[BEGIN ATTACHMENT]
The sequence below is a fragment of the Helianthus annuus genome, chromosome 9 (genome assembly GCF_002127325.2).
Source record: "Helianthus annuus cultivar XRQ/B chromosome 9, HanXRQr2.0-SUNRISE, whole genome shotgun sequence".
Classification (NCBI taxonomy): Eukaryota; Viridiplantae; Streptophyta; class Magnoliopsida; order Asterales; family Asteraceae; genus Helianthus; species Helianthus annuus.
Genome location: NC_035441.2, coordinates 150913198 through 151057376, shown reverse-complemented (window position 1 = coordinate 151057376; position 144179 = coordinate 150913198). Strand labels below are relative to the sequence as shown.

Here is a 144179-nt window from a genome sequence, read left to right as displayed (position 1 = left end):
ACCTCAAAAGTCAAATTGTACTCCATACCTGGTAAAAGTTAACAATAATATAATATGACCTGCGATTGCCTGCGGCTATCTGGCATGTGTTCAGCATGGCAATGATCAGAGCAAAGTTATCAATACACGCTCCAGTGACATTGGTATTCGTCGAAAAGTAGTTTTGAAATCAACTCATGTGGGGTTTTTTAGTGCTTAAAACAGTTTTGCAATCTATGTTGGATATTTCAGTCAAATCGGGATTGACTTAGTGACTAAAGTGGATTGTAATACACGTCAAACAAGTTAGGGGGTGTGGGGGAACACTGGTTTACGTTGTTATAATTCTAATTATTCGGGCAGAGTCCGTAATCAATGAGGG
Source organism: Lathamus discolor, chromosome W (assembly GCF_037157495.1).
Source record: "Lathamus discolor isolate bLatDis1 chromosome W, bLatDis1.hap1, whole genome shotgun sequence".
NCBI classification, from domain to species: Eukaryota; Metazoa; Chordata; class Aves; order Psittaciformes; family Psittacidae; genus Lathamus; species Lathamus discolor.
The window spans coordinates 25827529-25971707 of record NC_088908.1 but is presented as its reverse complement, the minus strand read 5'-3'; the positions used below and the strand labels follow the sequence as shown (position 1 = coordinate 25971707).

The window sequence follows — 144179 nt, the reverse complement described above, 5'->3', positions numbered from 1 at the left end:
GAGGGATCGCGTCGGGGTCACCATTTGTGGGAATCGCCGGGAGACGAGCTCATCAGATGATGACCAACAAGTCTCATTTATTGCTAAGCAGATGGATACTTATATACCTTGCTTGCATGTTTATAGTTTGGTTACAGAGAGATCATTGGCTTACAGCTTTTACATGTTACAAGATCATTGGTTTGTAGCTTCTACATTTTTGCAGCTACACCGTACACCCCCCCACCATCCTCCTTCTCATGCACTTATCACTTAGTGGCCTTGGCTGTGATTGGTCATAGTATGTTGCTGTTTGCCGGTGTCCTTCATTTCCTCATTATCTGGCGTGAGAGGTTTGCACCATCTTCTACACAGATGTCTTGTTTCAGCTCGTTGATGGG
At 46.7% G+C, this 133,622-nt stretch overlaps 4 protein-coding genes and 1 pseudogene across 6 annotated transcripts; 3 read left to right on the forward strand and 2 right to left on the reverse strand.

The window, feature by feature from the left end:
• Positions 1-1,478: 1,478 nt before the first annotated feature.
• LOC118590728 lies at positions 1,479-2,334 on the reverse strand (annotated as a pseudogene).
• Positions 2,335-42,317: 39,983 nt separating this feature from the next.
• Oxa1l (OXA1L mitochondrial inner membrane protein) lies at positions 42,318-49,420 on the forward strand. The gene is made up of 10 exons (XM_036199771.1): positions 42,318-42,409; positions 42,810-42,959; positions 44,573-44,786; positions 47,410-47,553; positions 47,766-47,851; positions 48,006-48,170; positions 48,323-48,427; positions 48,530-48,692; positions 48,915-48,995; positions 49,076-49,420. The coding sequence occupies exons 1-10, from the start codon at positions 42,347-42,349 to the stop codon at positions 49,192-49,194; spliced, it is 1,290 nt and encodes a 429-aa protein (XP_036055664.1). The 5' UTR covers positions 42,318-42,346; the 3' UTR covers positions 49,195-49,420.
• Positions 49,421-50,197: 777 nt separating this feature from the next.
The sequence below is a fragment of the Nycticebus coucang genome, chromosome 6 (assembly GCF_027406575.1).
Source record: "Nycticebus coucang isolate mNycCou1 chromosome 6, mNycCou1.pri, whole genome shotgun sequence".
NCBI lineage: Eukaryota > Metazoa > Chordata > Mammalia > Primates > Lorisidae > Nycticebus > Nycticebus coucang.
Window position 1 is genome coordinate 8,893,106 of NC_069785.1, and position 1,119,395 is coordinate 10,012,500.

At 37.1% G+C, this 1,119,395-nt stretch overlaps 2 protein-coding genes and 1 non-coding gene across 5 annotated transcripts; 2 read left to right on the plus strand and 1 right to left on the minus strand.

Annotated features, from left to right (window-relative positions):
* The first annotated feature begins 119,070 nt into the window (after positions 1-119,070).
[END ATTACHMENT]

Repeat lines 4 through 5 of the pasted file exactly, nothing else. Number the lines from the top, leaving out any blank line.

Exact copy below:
Genome location: NC_035441.2, coordinates 150913198 through 151057376, shown reverse-complemented (window position 1 = coordinate 151057376; position 144179 = coordinate 150913198). Strand labels below are relative to the sequence as shown.

Here is a 144179-nt window from a genome sequence, read left to right as displayed (position 1 = left end):